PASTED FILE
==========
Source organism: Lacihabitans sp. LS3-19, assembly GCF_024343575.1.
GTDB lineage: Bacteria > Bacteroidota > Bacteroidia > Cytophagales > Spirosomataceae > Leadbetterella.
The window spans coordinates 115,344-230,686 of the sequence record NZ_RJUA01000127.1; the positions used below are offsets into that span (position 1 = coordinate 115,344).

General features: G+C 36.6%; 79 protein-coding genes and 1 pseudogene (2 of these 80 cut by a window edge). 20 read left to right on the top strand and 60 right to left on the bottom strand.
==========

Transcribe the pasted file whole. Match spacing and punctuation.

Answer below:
Source organism: Lacihabitans sp. LS3-19, assembly GCF_024343575.1.
GTDB lineage: Bacteria > Bacteroidota > Bacteroidia > Cytophagales > Spirosomataceae > Leadbetterella.
The window spans coordinates 115,344-230,686 of the sequence record NZ_RJUA01000127.1; the positions used below are offsets into that span (position 1 = coordinate 115,344).

General features: G+C 36.6%; 79 protein-coding genes and 1 pseudogene (2 of these 80 cut by a window edge). 20 read left to right on the top strand and 60 right to left on the bottom strand.